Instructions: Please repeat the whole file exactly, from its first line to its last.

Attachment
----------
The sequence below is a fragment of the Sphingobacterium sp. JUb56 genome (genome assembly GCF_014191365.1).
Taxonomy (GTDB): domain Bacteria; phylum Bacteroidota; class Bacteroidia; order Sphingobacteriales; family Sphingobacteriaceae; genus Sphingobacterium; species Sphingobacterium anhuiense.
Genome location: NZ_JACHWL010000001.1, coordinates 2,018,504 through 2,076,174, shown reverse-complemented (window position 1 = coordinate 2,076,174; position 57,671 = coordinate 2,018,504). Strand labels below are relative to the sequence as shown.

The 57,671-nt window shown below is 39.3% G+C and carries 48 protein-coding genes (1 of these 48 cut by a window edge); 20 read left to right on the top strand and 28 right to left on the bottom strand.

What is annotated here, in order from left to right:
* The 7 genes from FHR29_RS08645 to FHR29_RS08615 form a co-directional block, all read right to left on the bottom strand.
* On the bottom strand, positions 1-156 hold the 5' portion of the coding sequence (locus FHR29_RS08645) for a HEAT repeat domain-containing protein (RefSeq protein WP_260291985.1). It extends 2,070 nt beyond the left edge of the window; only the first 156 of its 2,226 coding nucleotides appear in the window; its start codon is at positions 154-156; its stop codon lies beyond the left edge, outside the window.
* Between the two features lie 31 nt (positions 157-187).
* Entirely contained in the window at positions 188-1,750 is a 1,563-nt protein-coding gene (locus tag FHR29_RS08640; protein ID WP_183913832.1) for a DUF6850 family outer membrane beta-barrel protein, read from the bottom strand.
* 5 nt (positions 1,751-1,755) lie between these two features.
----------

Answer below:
The sequence below is a fragment of the Sphingobacterium sp. JUb56 genome (genome assembly GCF_014191365.1).
Taxonomy (GTDB): domain Bacteria; phylum Bacteroidota; class Bacteroidia; order Sphingobacteriales; family Sphingobacteriaceae; genus Sphingobacterium; species Sphingobacterium anhuiense.
Genome location: NZ_JACHWL010000001.1, coordinates 2,018,504 through 2,076,174, shown reverse-complemented (window position 1 = coordinate 2,076,174; position 57,671 = coordinate 2,018,504). Strand labels below are relative to the sequence as shown.

The 57,671-nt window shown below is 39.3% G+C and carries 48 protein-coding genes (1 of these 48 cut by a window edge); 20 read left to right on the top strand and 28 right to left on the bottom strand.

What is annotated here, in order from left to right:
* The 7 genes from FHR29_RS08645 to FHR29_RS08615 form a co-directional block, all read right to left on the bottom strand.
* On the bottom strand, positions 1-156 hold the 5' portion of the coding sequence (locus FHR29_RS08645) for a HEAT repeat domain-containing protein (RefSeq protein WP_260291985.1). It extends 2,070 nt beyond the left edge of the window; only the first 156 of its 2,226 coding nucleotides appear in the window; its start codon is at positions 154-156; its stop codon lies beyond the left edge, outside the window.
* Between the two features lie 31 nt (positions 157-187).
* Entirely contained in the window at positions 188-1,750 is a 1,563-nt protein-coding gene (locus tag FHR29_RS08640; protein ID WP_183913832.1) for a DUF6850 family outer membrane beta-barrel protein, read from the bottom strand.
* 5 nt (positions 1,751-1,755) lie between these two features.